Thursday, May 22, 2008

Luther Gave The World The Bible In The Vernacular For The First Time, Right.....?

Wrong! It is common amongst anti-Catholic propaganda that Luther freed the Bible from those oppressive papists who did not want the masses to understand the Bible because then they would see how Protestant it really was. Nothing could be further from the truth! Scripture reading has always been encouraged by the Catholic Church and the Bible is in fact quite...well, Catholic. Honest Protestants won't perpetuate the myth that the Bible was withheld from the laity. For example, the Lutheran Ernst von Dobschuetz of Halle-Wittenberg:
"In former times, many Protestants held the view that Luther rediscovered the Bible, which had been almost entirely forgotten. They thought that there had been meagre transmission of the Bible and no translation into the vernacular at all. This view, of course, is untenable."
-from The Bible and Civilization.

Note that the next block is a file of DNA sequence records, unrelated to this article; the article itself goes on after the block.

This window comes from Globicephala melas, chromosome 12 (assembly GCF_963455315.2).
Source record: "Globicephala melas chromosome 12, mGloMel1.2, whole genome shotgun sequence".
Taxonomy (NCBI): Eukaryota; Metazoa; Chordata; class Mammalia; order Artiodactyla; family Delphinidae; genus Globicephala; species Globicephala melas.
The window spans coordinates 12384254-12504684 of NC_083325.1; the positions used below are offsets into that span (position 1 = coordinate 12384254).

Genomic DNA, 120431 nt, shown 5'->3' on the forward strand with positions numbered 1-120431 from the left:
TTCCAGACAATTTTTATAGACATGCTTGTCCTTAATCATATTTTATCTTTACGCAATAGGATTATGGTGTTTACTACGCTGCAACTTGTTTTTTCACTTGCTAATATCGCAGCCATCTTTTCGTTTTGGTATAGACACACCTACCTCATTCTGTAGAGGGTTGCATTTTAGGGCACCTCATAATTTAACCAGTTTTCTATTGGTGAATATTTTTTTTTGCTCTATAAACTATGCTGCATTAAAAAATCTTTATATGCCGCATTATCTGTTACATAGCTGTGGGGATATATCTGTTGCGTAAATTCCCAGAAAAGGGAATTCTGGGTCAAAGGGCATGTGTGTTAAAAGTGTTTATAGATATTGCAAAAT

Here is a list of the vernacular translations prior to Luther:

Ninth Cent.: Slavic

Tenth Cent.: Arabic

Eleventh Cent.: Bohemian

Twelfth Cent.: Polish

Thirteenth Cent.: Italian, Norwegian, and Hungarian

Fourteenth Cent.: Swedish and English

Fifteenth Cent.: Spanish, Danish, Dutch, and Welsh

Wednesday, May 21, 2008

Anticipation In Worship

“Worship gives us a share in heaven’s mode of existence, in the world of God, and allows light to fall from that divine world into ours. In this sense, worship…has the character of anticipation. It lays hold in advance of a more perfect life and, in so doing, gives our present life its proper measure. A life without such anticipation, a life no longer opened up to heaven, would be empty, a leaden life. That is why there are in reality no societies altogether lacking cult. Even the decidedly atheistic, materialistic systems create their own forms of cult, though, of course, they can only be an illusion and strive in vain, by bombastic trumpeting, to conceal their nothingness.”

-Joseph Cardinal Ratzinger/Pope Benedict XVI in The Spirit of the Liturgy.

Tuesday, May 20, 2008

The Bible, Sacraments, and Liturgy